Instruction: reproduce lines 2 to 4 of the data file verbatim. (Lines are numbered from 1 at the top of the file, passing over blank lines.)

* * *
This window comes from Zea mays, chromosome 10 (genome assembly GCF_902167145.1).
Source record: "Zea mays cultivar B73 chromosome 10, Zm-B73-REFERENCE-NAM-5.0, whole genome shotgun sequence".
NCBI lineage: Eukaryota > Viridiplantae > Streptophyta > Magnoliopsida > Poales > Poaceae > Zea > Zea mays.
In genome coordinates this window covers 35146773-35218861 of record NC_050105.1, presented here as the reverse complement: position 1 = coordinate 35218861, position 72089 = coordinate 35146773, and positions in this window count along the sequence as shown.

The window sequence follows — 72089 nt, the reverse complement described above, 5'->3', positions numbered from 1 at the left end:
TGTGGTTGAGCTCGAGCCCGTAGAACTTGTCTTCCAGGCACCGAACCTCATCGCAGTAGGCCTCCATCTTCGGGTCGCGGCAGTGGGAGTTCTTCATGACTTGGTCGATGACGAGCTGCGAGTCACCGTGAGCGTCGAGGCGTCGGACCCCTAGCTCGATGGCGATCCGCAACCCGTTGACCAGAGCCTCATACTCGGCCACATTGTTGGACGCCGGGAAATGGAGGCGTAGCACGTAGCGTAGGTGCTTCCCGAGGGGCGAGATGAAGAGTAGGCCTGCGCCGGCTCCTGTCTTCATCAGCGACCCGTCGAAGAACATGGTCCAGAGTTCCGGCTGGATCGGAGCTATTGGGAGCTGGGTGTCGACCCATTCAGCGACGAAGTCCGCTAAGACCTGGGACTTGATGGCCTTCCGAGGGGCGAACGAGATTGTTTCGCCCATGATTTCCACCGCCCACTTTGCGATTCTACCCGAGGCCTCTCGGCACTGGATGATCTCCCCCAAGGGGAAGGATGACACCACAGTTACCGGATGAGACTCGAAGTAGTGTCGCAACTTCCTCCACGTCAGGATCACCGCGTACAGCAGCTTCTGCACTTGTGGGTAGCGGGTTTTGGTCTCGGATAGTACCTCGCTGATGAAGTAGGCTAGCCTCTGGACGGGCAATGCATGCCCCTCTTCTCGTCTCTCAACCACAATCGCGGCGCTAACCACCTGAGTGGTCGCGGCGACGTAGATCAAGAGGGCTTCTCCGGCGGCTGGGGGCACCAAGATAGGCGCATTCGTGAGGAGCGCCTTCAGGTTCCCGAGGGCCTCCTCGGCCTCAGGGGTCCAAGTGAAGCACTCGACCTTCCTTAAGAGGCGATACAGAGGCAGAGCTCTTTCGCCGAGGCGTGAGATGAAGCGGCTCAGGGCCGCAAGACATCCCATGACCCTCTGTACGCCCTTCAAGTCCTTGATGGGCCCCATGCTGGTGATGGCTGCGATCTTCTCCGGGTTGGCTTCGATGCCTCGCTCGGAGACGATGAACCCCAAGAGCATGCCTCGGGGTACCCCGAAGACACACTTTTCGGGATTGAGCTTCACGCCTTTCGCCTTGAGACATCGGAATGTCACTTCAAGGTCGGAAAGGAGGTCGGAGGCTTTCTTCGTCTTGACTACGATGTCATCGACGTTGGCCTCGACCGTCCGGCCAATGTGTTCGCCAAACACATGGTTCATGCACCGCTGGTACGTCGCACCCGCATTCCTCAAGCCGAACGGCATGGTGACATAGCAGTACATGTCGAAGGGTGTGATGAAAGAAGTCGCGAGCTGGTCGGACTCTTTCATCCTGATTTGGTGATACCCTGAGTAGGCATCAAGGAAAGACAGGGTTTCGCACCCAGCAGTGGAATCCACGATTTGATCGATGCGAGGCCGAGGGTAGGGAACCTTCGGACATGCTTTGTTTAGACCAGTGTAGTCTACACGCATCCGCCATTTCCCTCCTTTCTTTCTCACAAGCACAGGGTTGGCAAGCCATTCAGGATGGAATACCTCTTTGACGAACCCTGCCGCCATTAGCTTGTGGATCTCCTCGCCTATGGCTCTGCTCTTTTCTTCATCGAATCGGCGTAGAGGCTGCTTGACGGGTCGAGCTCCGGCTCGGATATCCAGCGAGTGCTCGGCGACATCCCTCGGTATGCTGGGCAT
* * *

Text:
Source record: "Zea mays cultivar B73 chromosome 10, Zm-B73-REFERENCE-NAM-5.0, whole genome shotgun sequence".
NCBI lineage: Eukaryota > Viridiplantae > Streptophyta > Magnoliopsida > Poales > Poaceae > Zea > Zea mays.
In genome coordinates this window covers 35146773-35218861 of record NC_050105.1, presented here as the reverse complement: position 1 = coordinate 35218861, position 72089 = coordinate 35146773, and positions in this window count along the sequence as shown.